It was an unusual evening gathering in Seoul’s Gangdong-gu.
Several nuns met up with a Korean investment banker, some foreign professionals and English teachers to spend four hours outside a mall at a busy teenage hangout.
But the disparate group of adults did have a common purpose ― they were meeting for the first night of a pilot project aiming to reach out to teenage runaways in Cheonho-dong.
Nuns who work for Sonia’s House women’s shelter had chosen this area in the hope of meeting vulnerable middle and high school-aged students. The idea was to talk to them as they moved between the area’s shops and PC rooms, to reach out to them lest they get caught up in trouble, explained Sister Stephania Shim.
“We are targeting teenagers here who are going on the street, who run away from their family, who run away from their school.
“They get together with friends then they are ... going to PC rooms, going to multi rooms. Then they don’t go to their homes. They go another way. Some run away to go into prostitution, some are going on to commit crimes.”
Another path that Shim would rather see them tread is one toward Sonia’s House. The center caters for runaway girls offering them an escape from or alternative to the sex trade.
While nuns have tried different ways to reach such girls, rescuing many over the years, they hope that the new street project can bring their work directly to the people they want to help.
But talking to teens from under the habit is not always easy. And that is where the expats came in. Expats from the U.S. and U.K. from the Korea International Volunteer group joined to hand out candies, pens and tissue packs bearing details of the shelter where teenage girls could go to seek help if they wanted.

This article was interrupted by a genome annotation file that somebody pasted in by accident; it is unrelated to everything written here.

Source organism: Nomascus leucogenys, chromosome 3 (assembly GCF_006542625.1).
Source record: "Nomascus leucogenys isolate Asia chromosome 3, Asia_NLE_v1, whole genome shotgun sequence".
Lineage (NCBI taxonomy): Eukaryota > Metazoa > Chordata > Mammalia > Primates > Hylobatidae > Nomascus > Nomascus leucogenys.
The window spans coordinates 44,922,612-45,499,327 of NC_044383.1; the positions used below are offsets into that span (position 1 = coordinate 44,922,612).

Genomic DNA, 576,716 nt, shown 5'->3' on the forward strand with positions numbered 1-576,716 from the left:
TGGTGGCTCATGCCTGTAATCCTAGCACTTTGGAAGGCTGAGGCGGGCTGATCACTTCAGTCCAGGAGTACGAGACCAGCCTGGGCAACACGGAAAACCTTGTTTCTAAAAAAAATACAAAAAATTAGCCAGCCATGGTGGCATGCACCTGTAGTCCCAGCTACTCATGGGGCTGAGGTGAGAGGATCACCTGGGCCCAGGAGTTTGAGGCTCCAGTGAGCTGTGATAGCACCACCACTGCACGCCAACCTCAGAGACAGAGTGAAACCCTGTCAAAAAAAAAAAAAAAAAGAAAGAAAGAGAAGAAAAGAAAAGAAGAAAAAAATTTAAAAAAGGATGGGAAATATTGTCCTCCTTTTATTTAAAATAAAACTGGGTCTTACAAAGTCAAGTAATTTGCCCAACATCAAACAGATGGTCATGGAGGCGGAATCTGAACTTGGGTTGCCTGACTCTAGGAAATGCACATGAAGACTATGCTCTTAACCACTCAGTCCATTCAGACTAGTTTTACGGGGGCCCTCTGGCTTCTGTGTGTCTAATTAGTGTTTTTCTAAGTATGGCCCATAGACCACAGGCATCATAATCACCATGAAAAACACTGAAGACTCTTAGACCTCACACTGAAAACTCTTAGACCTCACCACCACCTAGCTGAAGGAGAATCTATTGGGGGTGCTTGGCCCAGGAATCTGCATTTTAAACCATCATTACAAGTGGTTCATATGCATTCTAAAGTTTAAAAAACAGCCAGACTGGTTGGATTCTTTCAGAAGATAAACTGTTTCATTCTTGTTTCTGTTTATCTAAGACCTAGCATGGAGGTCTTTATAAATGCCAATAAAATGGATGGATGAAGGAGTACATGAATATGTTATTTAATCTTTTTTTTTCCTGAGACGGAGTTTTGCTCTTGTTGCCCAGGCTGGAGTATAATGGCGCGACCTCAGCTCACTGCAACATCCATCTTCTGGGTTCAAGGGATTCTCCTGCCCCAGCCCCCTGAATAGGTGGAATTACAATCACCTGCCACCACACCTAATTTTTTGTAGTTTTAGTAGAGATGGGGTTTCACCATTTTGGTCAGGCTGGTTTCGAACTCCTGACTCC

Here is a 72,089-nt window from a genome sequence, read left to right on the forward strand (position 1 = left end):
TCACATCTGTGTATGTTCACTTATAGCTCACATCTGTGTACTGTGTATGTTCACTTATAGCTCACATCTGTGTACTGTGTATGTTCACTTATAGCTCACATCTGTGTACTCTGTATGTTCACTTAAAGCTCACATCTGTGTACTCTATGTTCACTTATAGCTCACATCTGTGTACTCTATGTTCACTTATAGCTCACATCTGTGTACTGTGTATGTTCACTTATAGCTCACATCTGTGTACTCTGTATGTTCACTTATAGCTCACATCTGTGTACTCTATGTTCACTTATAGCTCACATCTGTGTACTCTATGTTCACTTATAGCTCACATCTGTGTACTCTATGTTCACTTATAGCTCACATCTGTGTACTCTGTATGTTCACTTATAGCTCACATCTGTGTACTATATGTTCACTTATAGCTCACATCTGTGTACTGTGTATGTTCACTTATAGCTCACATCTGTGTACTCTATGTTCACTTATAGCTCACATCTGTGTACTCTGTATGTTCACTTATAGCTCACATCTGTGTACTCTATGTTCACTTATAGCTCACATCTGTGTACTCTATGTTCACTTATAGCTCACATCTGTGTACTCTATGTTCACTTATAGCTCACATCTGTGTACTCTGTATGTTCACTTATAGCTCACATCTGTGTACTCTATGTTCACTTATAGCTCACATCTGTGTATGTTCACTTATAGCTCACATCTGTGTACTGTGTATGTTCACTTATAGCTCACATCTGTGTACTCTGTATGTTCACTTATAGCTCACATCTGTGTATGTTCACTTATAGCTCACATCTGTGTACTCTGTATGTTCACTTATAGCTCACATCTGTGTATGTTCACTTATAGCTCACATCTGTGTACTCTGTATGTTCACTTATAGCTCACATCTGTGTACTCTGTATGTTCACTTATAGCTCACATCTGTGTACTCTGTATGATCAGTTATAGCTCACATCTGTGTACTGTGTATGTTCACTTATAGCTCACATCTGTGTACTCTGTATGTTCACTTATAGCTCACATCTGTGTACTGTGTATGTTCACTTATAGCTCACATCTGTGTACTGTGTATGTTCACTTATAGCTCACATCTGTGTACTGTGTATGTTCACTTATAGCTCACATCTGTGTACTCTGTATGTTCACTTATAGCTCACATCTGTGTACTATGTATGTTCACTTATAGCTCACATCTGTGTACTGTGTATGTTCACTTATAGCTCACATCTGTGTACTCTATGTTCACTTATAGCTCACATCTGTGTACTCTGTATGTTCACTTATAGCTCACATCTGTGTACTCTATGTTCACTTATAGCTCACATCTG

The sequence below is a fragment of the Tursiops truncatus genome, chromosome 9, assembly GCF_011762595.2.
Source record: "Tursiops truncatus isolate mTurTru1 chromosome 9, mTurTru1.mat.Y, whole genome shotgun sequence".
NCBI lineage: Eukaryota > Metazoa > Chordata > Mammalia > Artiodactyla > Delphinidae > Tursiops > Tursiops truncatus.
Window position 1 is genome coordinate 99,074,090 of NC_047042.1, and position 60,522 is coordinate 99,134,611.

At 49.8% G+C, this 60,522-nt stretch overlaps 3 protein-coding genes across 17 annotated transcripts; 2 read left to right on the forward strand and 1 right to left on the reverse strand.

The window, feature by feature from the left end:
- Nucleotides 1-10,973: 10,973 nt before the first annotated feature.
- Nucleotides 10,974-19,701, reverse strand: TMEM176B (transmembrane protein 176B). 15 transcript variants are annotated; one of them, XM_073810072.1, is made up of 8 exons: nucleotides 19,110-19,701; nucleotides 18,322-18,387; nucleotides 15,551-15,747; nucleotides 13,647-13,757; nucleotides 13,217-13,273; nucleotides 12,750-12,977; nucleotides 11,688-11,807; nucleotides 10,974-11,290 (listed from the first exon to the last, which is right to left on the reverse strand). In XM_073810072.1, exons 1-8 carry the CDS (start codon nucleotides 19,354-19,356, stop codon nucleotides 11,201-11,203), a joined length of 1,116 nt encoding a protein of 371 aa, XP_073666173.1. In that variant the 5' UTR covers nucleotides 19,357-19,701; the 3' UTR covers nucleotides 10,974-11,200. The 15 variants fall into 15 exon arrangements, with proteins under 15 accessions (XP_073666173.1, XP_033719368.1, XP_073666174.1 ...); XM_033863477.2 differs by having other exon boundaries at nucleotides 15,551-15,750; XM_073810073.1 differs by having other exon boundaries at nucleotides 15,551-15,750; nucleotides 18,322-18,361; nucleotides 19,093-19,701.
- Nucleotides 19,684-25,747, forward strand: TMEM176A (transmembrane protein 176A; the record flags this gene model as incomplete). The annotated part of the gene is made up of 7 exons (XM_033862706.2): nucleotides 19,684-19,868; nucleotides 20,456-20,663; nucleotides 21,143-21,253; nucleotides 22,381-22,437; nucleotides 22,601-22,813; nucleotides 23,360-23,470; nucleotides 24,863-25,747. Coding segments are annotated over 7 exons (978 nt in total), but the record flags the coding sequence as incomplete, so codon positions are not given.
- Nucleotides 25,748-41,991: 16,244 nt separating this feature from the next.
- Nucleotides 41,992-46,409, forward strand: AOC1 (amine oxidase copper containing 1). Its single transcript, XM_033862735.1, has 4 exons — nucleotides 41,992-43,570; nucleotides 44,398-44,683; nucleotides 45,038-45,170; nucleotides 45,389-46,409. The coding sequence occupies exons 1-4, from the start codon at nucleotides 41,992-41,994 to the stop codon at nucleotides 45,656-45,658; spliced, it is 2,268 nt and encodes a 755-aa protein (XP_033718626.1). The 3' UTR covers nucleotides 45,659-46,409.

Once the foreigners got them talking, nuns conducted questionnaires with the kids to try to discover if they had any problems with which they could help.
Although timid of the unusual sight of smiling foreigners approached them waving trinkets, many were curious enough to be drawn over.
Soon, they were lingering to take surveys on their views on school and answer questionnaires with trained volunteers.
“At the start we speak with them if they open we could help to bring them to our shelter,” said Shim. “We can take them another way … to their homes again.”
The project funded by Seoul City Government is already running in Sillim and another started up near Sagajeong Subway Station last Friday.
In Cheonho-dong, the nuns plan to go out every Wednesday and have trained up 30 Korean college students to help them. They also want foreigners to come along to try and connect with the passing teenagers on a different level.
“The teenagers don’t always seem to open up their minds to the Korean volunteers but they do for expats because many of them are curious about what is going on with foreigners. Apart from if they have a native English teacher at school, they don’t meet many foreigners. They express their curiosity and open up,” said Korean banker James Kim, who organizes the volunteer group via meetup.org.
“I am so happy that these expats who are thousands of miles from their homes and have nothing to do with these Korean runaways are coming here after a long day at work because they think that they can help.”
And U.S. volunteer Joe Olson thought that having some international faces among the crowd had helped the nuns communicate with the kids on the first trial night last Wednesday.
“It makes the teenagers pause long enough for the Korean volunteers to get to speak to them and have them stop,” said the 25-year-old who works at an English academy in Seoul. “In terms of this outreach to endangered youth you can’t set up this kind of project overnight. It takes a while to establish a connection but after a while the word gets around between the kids themselves. They have a better connection among themselves. Hopefully something is starting now that can go on long-term.”
For more information go to www.meetup.com/volunteers/.
By Kirsty Taylor (email@example.com